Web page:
I am working on the third in the Alex Leksin thriller series, as yet untitled. It was inspired by an article I read in the newspapers. Apparently a group of half-a-dozen businessmen who’d invested very substantial sums in a Moscow-based scheme suddenly found the scheme cancelled and all their money gone. There was no explanation. Over the next few weeks, one by one, the investors came to untimely deaths. That pretty much forms the background to my new thriller. Leksin is brought in to find the money.
When did you first consider yourself a writer?
Probably not until Peach Publishing released Corruption of Power. My first book, The Oligarch, was a story I dreamt up while spending six months on assignment in the Arctic mining town of Norilsk, and in some respects it almost wrote itself. This second book involved much more planning and hard work. It also give me a chance to put into practice some of the lessons I’d learnt in writing The Oligarch.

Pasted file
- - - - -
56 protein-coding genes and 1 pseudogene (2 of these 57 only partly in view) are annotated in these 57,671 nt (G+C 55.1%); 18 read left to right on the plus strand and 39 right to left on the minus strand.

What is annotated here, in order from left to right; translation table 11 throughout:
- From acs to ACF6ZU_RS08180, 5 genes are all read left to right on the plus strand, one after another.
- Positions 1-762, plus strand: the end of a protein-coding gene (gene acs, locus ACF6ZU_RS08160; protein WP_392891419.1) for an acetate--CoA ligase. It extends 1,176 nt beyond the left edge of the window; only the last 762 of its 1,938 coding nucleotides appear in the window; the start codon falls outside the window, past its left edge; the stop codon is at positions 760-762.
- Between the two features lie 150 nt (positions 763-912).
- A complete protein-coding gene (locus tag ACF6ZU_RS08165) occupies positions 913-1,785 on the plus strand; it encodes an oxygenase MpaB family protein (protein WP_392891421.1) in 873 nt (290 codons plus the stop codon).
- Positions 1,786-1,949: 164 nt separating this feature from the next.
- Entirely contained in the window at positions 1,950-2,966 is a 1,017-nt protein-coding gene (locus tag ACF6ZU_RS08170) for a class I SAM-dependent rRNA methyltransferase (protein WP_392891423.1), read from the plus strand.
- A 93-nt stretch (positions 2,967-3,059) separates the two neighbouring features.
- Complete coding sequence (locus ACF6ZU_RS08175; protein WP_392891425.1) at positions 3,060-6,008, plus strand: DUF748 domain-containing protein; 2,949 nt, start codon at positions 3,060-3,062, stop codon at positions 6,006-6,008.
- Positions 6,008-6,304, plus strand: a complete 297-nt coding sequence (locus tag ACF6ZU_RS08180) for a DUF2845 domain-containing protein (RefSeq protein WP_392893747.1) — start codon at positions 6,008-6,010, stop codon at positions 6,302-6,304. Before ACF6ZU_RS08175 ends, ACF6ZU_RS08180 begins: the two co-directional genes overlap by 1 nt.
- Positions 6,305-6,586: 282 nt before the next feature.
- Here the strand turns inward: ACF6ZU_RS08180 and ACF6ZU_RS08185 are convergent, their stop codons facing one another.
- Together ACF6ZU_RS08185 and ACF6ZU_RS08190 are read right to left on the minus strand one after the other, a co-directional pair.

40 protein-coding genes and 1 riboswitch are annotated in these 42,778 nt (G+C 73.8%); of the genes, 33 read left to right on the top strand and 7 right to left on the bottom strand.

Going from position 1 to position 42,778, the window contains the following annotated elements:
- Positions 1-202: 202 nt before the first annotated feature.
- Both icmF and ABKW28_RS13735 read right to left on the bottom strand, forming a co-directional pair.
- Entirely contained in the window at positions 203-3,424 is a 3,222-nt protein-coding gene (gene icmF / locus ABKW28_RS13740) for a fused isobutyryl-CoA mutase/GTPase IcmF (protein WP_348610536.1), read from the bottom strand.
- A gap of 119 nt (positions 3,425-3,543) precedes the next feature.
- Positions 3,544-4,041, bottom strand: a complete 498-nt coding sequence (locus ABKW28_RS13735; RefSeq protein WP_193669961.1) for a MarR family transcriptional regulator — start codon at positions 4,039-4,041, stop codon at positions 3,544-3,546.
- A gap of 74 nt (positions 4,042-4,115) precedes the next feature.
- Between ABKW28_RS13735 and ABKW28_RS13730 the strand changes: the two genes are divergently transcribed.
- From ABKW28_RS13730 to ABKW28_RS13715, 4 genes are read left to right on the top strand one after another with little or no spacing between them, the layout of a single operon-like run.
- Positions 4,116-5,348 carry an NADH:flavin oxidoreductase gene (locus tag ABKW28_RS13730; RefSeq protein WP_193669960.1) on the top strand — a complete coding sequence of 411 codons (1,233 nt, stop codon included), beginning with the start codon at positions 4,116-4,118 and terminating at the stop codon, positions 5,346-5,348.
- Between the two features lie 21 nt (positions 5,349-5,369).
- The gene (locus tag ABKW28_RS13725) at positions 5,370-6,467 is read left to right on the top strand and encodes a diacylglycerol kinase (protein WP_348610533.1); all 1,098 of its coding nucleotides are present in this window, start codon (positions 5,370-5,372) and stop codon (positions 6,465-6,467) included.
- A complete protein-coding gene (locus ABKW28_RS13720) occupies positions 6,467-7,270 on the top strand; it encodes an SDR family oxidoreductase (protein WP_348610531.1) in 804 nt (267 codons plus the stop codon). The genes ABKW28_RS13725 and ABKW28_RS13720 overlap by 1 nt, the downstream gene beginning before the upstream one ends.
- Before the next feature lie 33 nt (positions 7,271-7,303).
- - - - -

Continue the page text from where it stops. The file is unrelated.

Do you write full-time? If so, what's your work day like? If not, what do you do other than write and how do you find time to write?
I am a very undisciplined writer, I’m afraid. I very much admire writers who set themselves targets of x words per day or write for y hours every day without fail. Alas, I’m not one of them. I spend 6-9 months planning the plot, then probably a year writing the first draft. The reason the first draft takes so long is that I tend to let myself be easily distracted by other activities: my bulldog is still a puppy and requires a lot of attention; I play bridge once or twice a week; I go to operas, concerts and cinemas at the drop of a hat. Basically I seem always to be able to find something else to do other than write!
This changes, though, once I have a first draft. I think I need the impetus of reaching this stage before I become truly committed to the task because, once I have a first draft, writing does in fact become pretty much a full-time activity.